With all these new gamertags, we wanted to make searching for your friends or new teammates easier than ever. In addition to the updated features for gamertags, we are launching the all-new “People Search” feature which allows you to find others using partial or non-exact search terms.

A screenshot of a cell phone Description automatically generated

New “People Search” feature

Xbox text filters

Last month, we detailed our vision for Xbox Live content filtration as part of our commitment to responsible gaming on Xbox. In the November 2019 Xbox Update, you can set your own specific level of automated filtration so you can decide what’s acceptable and what isn’t in the text-based messages you receive across Xbox Live. Filter levels can be customized based on four tiers of filtration – Friendly, Medium, Mature and Unfiltered. And as always, if you receive a message that violates our Community Standards for Xbox, even with filters in place, you can still report this conduct to Xbox Enforcement for follow up.

On your console, you can configure your message safety by going to Settings > General > Online safety & family > Privacy & online safety > Message safety. Whenever you receive a message that’s beyond your safety setting, it’ll be replaced with a [Potentially offensive message hidden] placeholder. You can click on that placeholder to learn more about the settings, and there’s a handy shortcut to go change those settings. Adult accounts will have the ability to choose whether to see what content has been filtered based on the filter they choose. To learn more about how to setup this feature, check out our video walkthrough.

Set your desired level of message filtration

More Mixer viewing improvements

Building upon the improvements introduced in the October 2019 Xbox Update, this month we’re making a couple more great enhancements for Mixer viewers. Thanks to your feedback, you now have the option to move the Mixer chat on the left or right side of your screen or hide it altogether.

Additionally, we’re updating the Subscribe button with a reminder to renew when one of your channel subscriptions is within a week of expiration, making it easier to stay subscribed to your favorite Mixer Partners.  

Chat Position Options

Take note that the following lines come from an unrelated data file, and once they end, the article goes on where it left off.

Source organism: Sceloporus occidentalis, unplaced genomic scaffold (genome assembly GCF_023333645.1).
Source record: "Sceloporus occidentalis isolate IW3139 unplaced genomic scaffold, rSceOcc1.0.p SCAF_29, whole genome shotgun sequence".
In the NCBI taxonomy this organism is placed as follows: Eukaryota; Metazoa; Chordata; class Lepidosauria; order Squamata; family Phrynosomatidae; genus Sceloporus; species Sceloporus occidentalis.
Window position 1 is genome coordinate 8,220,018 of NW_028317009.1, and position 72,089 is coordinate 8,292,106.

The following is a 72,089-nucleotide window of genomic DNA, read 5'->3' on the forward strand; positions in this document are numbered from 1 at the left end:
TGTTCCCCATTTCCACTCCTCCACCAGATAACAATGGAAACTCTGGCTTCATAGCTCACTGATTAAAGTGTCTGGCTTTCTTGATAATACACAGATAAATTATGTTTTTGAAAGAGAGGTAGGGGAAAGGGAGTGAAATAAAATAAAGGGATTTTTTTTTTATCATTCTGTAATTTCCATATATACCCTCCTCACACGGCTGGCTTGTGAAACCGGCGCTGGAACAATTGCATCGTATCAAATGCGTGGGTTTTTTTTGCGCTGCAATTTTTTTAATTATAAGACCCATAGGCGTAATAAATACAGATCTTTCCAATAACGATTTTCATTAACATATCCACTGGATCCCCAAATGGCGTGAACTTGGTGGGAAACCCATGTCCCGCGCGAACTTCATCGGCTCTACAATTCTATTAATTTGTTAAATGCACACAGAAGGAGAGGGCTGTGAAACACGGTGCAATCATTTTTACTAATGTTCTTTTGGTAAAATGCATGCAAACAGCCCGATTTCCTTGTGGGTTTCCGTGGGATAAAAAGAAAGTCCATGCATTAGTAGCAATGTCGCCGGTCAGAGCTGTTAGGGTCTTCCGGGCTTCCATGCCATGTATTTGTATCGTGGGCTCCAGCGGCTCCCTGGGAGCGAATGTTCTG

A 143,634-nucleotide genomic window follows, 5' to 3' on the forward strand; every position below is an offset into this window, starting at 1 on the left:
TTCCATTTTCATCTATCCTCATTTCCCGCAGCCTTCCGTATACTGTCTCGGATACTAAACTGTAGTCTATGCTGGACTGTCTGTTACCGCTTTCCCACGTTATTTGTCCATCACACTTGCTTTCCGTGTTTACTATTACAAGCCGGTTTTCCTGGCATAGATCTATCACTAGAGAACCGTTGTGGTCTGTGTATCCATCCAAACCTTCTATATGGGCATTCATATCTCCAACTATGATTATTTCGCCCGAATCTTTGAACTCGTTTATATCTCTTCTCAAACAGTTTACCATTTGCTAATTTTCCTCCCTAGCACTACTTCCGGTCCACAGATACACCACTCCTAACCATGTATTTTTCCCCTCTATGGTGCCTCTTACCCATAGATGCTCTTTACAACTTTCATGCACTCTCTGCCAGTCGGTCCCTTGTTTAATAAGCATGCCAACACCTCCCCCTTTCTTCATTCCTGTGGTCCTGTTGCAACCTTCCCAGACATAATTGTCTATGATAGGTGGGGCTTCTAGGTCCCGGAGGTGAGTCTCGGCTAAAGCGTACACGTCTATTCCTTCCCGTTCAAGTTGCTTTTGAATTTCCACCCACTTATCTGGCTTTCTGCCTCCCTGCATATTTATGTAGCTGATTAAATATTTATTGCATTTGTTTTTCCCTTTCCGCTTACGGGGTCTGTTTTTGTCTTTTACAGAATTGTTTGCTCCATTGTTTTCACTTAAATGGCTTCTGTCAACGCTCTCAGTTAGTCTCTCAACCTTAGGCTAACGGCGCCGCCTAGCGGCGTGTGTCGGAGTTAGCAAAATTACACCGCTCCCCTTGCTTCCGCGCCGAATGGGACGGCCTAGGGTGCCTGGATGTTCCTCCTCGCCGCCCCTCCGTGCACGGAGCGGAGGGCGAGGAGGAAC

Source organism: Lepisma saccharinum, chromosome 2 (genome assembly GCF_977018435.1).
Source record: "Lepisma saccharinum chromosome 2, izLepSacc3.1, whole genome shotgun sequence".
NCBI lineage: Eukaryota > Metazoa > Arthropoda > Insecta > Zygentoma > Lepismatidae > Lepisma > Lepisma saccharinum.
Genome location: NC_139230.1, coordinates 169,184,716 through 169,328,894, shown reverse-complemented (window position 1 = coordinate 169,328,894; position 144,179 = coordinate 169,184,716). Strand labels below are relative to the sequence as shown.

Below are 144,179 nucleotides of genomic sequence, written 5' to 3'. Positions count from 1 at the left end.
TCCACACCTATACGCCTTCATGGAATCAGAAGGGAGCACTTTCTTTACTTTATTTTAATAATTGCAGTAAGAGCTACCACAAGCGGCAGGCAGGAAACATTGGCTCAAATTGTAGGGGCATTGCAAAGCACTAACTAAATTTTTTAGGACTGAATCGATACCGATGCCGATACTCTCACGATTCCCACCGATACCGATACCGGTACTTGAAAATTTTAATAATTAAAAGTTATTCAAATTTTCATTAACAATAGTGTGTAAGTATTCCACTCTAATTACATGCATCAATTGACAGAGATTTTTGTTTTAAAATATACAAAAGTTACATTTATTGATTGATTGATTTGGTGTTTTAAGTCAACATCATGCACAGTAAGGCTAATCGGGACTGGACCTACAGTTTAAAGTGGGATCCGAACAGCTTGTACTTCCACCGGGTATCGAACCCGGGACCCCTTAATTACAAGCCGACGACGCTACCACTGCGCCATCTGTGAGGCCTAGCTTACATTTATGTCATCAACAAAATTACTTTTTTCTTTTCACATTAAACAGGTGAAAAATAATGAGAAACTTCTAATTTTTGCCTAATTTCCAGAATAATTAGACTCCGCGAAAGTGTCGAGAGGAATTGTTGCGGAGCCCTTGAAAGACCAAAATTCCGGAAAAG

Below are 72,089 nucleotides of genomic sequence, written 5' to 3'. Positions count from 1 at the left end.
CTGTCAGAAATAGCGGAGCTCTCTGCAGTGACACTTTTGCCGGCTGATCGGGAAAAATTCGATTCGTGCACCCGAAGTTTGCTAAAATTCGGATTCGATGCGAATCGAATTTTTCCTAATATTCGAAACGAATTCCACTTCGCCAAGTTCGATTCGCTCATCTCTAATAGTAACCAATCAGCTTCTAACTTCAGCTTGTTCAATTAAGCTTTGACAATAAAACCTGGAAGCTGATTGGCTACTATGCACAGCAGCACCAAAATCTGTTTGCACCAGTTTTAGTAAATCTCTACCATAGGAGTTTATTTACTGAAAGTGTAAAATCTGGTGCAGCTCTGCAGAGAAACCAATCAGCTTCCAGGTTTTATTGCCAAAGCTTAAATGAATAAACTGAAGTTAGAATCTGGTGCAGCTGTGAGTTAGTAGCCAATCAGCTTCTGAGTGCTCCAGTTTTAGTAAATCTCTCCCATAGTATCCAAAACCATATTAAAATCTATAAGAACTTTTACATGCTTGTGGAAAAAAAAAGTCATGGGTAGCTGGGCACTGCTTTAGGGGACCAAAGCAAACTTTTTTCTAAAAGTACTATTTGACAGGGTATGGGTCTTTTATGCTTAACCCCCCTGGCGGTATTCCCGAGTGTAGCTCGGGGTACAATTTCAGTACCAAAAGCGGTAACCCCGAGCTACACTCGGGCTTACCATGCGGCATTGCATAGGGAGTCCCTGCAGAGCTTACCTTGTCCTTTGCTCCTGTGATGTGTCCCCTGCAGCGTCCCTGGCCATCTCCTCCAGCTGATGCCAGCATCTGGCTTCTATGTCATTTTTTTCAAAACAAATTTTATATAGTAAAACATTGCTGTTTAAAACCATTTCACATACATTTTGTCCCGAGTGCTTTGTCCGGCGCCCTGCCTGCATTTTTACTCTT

Subscription Renewal Reminder

Voice-to-Text Dictation

Dictation expands further in the November 2019 Xbox Update with support for more languages! With either a headset or Kinect, you can press the View button whenever the keyboard is on screen to start converting speech to text. To change your preferences from your regional default, head to Settings > System > Language & location to select your keyboard & dictation language.

Supported languages and regions include English (US & Canada), English (India), English (UK), Spanish (Mexico), Spanish (Spain), French (Canada), French, German, Italian, Norwegian, Portuguese, Japanese, and Simplified Chinese, with more to come in future updates.

Simplified Settings

This month, we’re introducing a new look for the console Settings menu aimed to provide simplicity and greater ease of use. The menu has been condensed and reorganized, with commonly used settings elevated to the top to improve navigation and discoverability for everyone.

Reorganized Settings page

Console setup improvements

Beginning this fall, customers unboxing their new Xbox One consoles will be able to get to the action quicker thanks to improvements we are making to the console setup process. Gamers who buy a brand new Xbox One will have the option to customize their Xbox One’s language, time zone, power settings, and more through the Xbox app for iOS or Android while the Xbox console is installing the latest system update.

As always, these updates are possible because of the Xbox Insiders who have helped shape these features, so huge thanks to all participants for their valuable input. If you’d like to help create the future of Xbox and provide feedback on early features, download the Xbox Insider Hub app on your Xbox One or Windows 10 PC today. You can also visit the Xbox Insider Blog here for the latest release notes, or join the Xbox Insiders subreddit to submit feedback and join the discussion.